Sure, we know He cares about our health and our finances and foreign affairs and protecting the troops fighting in far-away places. But does God really care if my cat is sick? Would He take time from His busy schedule of healing folks and finding work for the unemployed, and protecting our troops and trying to make the Washington swamp solve our problems, to heal a cat just because I asked? You see, I’ve prayed about all those things for a while now, but Truffie’s fever? Does He really care? Do I dare pray and expect God to heal her?

I asked my pastor, “Do you think God cares when our pets are sick? Would it help to pray for Truffie?” He told me that on a certain day, people bring their animals to the Catholic Church to be blessed, but he couldn’t think of a Bible verse that specifically says God heals pets, especially cats.

I searched the Bible in hopes I’d find something to prove God cared about the animals and would answer our prayers when they’re sick. Matthew reminds us…Are not two sparrows sold for a penny? Yet not one of them will fall to the ground outside your Father’s care. (Matthew 10:20 NIV) Sparrows… Cats… Not quite the same, but if He cares about birds, it stands to reason that He cares about cats too.

We’re all familiar with God’s blessings and promises. We know He gives us everything we need. Our home… Our loved ones… A job–well, most of us have a job, or we had one, before they downsized the company, and now some of us have unemployment. But not many of us are going hungry or sleeping in the streets, so even in our adversity, God supplies our needs. But that didn’t answer my question. Would it help if I ask Him to heal my cat?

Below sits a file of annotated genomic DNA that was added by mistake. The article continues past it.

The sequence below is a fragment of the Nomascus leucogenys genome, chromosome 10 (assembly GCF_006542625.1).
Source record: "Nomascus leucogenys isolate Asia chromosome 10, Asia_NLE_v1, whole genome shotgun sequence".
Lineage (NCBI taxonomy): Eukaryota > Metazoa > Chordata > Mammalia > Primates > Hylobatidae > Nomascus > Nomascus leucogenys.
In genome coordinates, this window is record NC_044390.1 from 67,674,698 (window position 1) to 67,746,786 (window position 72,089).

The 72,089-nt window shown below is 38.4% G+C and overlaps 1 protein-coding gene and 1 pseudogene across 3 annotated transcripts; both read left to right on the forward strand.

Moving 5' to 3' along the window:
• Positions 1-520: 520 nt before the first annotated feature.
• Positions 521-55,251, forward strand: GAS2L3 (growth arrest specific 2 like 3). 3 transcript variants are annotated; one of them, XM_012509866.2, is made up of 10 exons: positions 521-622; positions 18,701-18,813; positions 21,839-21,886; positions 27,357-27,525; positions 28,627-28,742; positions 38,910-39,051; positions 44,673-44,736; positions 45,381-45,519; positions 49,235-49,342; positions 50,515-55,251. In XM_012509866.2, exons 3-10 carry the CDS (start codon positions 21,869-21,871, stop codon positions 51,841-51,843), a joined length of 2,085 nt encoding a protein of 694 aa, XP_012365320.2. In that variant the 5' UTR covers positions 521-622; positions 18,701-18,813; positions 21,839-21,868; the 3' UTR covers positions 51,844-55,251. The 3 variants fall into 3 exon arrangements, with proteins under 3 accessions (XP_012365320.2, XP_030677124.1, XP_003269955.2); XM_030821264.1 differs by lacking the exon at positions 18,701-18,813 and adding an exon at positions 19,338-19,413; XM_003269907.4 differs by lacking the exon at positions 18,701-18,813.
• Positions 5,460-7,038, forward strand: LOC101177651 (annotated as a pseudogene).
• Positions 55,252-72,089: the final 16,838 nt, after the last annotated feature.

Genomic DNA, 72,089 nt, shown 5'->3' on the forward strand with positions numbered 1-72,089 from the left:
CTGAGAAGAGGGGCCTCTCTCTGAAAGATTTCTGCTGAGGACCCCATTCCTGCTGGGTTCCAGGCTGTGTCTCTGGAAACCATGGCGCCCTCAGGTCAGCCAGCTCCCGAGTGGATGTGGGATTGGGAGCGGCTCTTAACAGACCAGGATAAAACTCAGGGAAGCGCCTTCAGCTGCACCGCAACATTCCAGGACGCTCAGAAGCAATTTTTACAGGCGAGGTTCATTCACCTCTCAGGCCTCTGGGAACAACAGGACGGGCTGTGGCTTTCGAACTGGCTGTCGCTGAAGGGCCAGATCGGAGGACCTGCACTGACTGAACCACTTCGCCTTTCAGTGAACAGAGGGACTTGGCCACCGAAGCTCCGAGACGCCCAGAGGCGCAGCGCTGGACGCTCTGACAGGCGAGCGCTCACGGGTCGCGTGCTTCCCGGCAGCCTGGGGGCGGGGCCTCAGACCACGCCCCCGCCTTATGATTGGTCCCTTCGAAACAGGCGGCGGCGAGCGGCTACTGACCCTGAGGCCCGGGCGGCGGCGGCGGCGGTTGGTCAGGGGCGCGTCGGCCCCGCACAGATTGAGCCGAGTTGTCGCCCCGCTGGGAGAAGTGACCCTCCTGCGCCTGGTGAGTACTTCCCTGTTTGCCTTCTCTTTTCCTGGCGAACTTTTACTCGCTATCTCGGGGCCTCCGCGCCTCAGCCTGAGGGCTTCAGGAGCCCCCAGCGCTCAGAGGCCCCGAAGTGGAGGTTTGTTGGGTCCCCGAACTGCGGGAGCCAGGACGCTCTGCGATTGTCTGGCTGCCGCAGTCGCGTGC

I searched the scriptures for more about prayer and faith. Ask and it will be given to you. (Matthew 7:7 NIV). Was that the key? It went on to say that faith the size of the mustard seed could even move mountains. For truly I say to you. If you have faith like a grain of mustard seed, you will say to this mountain, ‘Move from here to there’ and it will move and nothing will be impossible. (Matthew 17:20NIV) That sounded promising. And lastly…how much more will the Father in Heaven give good gifts to those (his children) who ask Him. (Matthew 7:11NIV)

Now, we were getting somewhere. The Bible teaches us that it’s a matter of having faith when we pray, not the specifics of what we pray about.

What did I have to lose? So I prayed for Truffie. “Lord, You know how much I love her. You know how much joy she gives me and You know how it would grieve me to lose her. I’m calling on Your promise, Ask and it will be given…. I place this little cat in Your loving hands, Lord, and ask You to heal her and raise her up again. I have faith that she will be healed because You’ve promised…”

Now, I’m not going to tell you that a bolt of lightning surrounded my head or that the Heavens opened and God’s voice rang out, “Truffie. Rise up and walk,” but the next day, Truffie started to eat. Her mood brightened! She purred! She was on her way. She would recover.

I know that God cares for our cats and dogs and rabbits and horses and all our pets. Not because there’s a specific verse in the Bible that says so, but because we love them and He loves us…enough to want our joy to be complete. He promises that if we ask and have faith, we can move mulberry trees into the sea, or move mountains from here to there, or maybe it’s all about teaching us to take all our cares to the Lord, no matter how big or small and knowing He will hear and answer.

Truffie was eight years old this spring and has never been sick another day in her life. Truffie is living proof. God answered my prayer, and yes, I’m convinced.

God loves cats.